FIG. 7 is a functional schematic view of a portion of the first embodiment of the air saturation unit during a third stage of operation;

FIG. 8 is a functional schematic view of a portion of the first embodiment of the air saturation unit during a fourth stage of operation;

FIG. 9 is a functional schematic view of a portion of the first embodiment of the air saturation unit at the end of the fourth stage of operation;

FIG. 10 is a functional schematic view of a portion of the first embodiment of the air saturation unit during a fifth stage of operation;

FIG. 11 is a functional schematic view of a portion of the first embodiment of the air saturation unit during a sixth stage of operation; and

FIG. 12 is a schematic view of a second embodiment of an air saturation unit of the vapor pressure analyzer.

DETAILED DESCRIPTION OF ILLUSTRATIVE EMBODIMENTS

It should be noted that in the detailed description that follows, identical components have the same reference numerals, regardless of whether they are shown in different embodiments of the present invention. It should also be noted that in order to clearly and concisely disclose the present invention, the drawings may not necessarily be to scale and certain features of the invention may be shown in somewhat schematic form.

Referring now to FIG. 1 there is shown a Reid vapor pressure (RVP) analyzer 10 embodied in accordance with the present invention. Generally, the RVP analyzer 10 comprises a sample system 12, an air saturation electronics assembly 14, an air saturation process assembly 16, an RVP electronics assembly 18 and an RVP process assembly 20. The RVP analyzer 10 may be mounted on a wall, a rack, or a floor stand 22 (as shown).

Referring now to FIG. 2, the sample system 12 includes an air inlet line 24 for connection to a source of pressurized air and a sample input line 26 for connection to a process line 28 carrying a hydrocarbon liquid that is to have its Reid vapor pressure measured. A solenoid-actuated sample shut-off valve 30, a pressure regulator 32 with an indicator and a bypass filter 34 are connected into the sample input line 26. A solenoid-actuated air shut-off valve 36, a check valve 40 and a pressure regulator 42 with an indicator are connected into the air inlet line 24. The process line 28 provides the hydrocarbon liquid (sample liquid) to the sample input line 26 at a pressure of about 60 psig, while the source of pressurized air provides air to the air inlet line 24 also at a pressure of about 60 psig. The pressure regulator 32 reduces the pressure of the sample liquid to about 40 psig, and the pressure regulator 42 also reduces the pressure of the air to about 40 psig. The sample input line 26 is connected to the air saturation process assembly 16, while the air inlet line 24 is connected to both the RVP process assembly 20 and the air saturation process assembly 16.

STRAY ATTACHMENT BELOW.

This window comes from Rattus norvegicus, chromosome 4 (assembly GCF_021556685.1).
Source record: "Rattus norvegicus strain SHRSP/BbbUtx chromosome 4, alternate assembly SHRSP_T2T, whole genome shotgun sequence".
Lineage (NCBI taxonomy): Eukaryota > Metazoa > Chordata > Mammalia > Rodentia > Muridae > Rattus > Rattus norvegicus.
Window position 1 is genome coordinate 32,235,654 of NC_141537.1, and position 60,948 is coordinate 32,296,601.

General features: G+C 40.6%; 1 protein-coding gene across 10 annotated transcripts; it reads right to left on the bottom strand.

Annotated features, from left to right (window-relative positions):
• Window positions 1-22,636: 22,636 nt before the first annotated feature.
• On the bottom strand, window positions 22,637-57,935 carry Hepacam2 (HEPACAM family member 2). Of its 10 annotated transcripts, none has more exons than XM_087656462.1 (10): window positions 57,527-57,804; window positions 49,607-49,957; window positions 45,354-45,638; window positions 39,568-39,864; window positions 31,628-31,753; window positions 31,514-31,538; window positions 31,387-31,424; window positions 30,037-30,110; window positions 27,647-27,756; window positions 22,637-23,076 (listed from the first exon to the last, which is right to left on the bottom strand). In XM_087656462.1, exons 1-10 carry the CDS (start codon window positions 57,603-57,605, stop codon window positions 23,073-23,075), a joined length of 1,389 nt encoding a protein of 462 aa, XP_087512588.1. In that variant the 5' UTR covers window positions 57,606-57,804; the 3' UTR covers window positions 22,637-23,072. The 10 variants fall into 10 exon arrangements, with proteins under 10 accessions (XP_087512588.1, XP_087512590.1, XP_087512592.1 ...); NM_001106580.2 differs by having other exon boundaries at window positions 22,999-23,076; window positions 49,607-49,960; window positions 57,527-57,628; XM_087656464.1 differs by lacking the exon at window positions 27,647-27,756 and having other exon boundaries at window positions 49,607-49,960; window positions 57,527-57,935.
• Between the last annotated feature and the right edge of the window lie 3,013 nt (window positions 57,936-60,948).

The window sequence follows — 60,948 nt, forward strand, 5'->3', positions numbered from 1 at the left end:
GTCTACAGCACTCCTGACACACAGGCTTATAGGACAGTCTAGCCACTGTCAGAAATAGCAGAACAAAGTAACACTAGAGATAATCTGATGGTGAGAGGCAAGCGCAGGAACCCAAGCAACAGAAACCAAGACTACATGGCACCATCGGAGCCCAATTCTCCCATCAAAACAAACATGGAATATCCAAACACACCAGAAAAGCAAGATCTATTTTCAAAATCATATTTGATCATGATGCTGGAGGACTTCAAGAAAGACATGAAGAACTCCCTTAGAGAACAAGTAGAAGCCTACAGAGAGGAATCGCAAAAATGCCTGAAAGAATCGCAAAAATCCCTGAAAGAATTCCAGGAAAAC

Referring back to FIG. 1, the air saturation electronics assembly 14 has an explosion-proof housing 44 that encloses a cooler power supply (not shown) and one or more circuit boards (not shown) containing one or more air saturation (AS) microprocessors 46 (shown in FIG. 4) with associated memory 47 for controlling the operation of the air saturation process assembly 16. An operator interface 48 is mounted on a door 50 of the housing 44 and includes an LCD display and pushbutton switches. The circuit boards and the AS microprocessor(s) 46 mounted thereon are connected by wiring to the air saturation process assembly 16 for communication therewith.

The RVP electronics assembly 18 has an explosion-proof housing 54 that encloses one or more circuit boards (not shown) containing memory and one or more RVP microprocessors 56 (shown in FIG. 3) for controlling the operation of the RVP process assembly 20. An operator interface 58 is mounted on a door 60 of the housing 54 and includes an LCD display and pushbutton switches. The circuit boards and the RVP microprocessor(s) 56 mounted thereon are connected by wiring to the RVP process assembly 20 for communication therewith.